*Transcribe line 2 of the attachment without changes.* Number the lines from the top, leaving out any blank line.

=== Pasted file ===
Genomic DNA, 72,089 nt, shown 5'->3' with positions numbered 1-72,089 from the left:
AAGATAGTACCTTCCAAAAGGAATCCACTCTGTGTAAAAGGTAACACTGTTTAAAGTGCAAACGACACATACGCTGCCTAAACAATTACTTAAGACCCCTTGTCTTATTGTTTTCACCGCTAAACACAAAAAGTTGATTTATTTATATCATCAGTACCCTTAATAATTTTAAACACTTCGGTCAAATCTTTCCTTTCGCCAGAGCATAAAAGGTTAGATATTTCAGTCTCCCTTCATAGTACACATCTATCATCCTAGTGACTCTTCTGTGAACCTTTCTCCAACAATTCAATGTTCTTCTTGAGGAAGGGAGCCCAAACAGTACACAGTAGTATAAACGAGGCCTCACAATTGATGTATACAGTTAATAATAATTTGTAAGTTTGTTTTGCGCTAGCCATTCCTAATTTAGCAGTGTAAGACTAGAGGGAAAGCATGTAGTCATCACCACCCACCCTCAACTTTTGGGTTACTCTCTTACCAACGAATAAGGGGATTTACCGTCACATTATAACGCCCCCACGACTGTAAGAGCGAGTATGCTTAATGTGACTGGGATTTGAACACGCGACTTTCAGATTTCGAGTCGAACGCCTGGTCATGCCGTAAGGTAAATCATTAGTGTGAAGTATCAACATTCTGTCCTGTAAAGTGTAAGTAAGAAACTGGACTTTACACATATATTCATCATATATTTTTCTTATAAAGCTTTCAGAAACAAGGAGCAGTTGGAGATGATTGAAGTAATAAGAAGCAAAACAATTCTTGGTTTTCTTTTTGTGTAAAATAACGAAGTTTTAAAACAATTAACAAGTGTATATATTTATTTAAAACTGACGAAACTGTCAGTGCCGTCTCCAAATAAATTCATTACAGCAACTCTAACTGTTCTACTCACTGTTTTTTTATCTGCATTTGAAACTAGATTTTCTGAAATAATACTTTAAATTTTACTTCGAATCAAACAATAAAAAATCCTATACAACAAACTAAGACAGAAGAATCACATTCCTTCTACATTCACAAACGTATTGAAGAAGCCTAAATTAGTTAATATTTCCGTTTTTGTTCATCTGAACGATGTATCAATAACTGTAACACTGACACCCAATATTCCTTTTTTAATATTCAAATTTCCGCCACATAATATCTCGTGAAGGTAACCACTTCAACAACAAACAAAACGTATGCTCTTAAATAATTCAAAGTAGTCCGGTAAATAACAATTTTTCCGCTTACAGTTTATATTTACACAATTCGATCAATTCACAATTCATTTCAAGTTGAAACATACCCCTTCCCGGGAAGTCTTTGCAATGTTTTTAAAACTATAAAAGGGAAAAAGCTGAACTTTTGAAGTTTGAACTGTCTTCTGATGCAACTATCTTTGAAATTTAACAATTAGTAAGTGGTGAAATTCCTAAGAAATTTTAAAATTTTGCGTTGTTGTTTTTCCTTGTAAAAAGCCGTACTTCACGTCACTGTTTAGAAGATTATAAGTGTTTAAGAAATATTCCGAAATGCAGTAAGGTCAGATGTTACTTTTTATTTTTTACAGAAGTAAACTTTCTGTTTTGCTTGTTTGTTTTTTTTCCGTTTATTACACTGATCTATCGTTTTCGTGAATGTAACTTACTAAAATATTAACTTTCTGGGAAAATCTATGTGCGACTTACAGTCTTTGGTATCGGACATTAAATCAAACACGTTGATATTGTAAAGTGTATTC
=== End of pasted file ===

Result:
AAGATAGTACCTTCCAAAAGGAATCCACTCTGTGTAAAAGGTAACACTGTTTAAAGTGCAAACGACACATACGCTGCCTAAACAATTACTTAAGACCCCTTGTCTTATTGTTTTCACCGCTAAACACAAAAAGTTGATTTATTTATATCATCAGTACCCTTAATAATTTTAAACACTTCGGTCAAATCTTTCCTTTCGCCAGAGCATAAAAGGTTAGATATTTCAGTCTCCCTTCATAGTACACATCTATCATCCTAGTGACTCTTCTGTGAACCTTTCTCCAACAATTCAATGTTCTTCTTGAGGAAGGGAGCCCAAACAGTACACAGTAGTATAAACGAGGCCTCACAATTGATGTATACAGTTAATAATAATTTGTAAGTTTGTTTTGCGCTAGCCATTCCTAATTTAGCAGTGTAAGACTAGAGGGAAAGCATGTAGTCATCACCACCCACCCTCAACTTTTGGGTTACTCTCTTACCAACGAATAAGGGGATTTACCGTCACATTATAACGCCCCCACGACTGTAAGAGCGAGTATGCTTAATGTGACTGGGATTTGAACACGCGACTTTCAGATTTCGAGTCGAACGCCTGGTCATGCCGTAAGGTAAATCATTAGTGTGAAGTATCAACATTCTGTCCTGTAAAGTGTAAGTAAGAAACTGGACTTTACACATATATTCATCATATATTTTTCTTATAAAGCTTTCAGAAACAAGGAGCAGTTGGAGATGATTGAAGTAATAAGAAGCAAAACAATTCTTGGTTTTCTTTTTGTGTAAAATAACGAAGTTTTAAAACAATTAACAAGTGTATATATTTATTTAAAACTGACGAAACTGTCAGTGCCGTCTCCAAATAAATTCATTACAGCAACTCTAACTGTTCTACTCACTGTTTTTTTATCTGCATTTGAAACTAGATTTTCTGAAATAATACTTTAAATTTTACTTCGAATCAAACAATAAAAAATCCTATACAACAAACTAAGACAGAAGAATCACATTCCTTCTACATTCACAAACGTATTGAAGAAGCCTAAATTAGTTAATATTTCCGTTTTTGTTCATCTGAACGATGTATCAATAACTGTAACACTGACACCCAATATTCCTTTTTTAATATTCAAATTTCCGCCACATAATATCTCGTGAAGGTAACCACTTCAACAACAAACAAAACGTATGCTCTTAAATAATTCAAAGTAGTCCGGTAAATAACAATTTTTCCGCTTACAGTTTATATTTACACAATTCGATCAATTCACAATTCATTTCAAGTTGAAACATACCCCTTCCCGGGAAGTCTTTGCAATGTTTTTAAAACTATAAAAGGGAAAAAGCTGAACTTTTGAAGTTTGAACTGTCTTCTGATGCAACTATCTTTGAAATTTAACAATTAGTAAGTGGTGAAATTCCTAAGAAATTTTAAAATTTTGCGTTGTTGTTTTTCCTTGTAAAAAGCCGTACTTCACGTCACTGTTTAGAAGATTATAAGTGTTTAAGAAATATTCCGAAATGCAGTAAGGTCAGATGTTACTTTTTATTTTTTACAGAAGTAAACTTTCTGTTTTGCTTGTTTGTTTTTTTTCCGTTTATTACACTGATCTATCGTTTTCGTGAATGTAACTTACTAAAATATTAACTTTCTGGGAAAATCTATGTGCGACTTACAGTCTTTGGTATCGGACATTAAATCAAACACGTTGATATTGTAAAGTGTATTC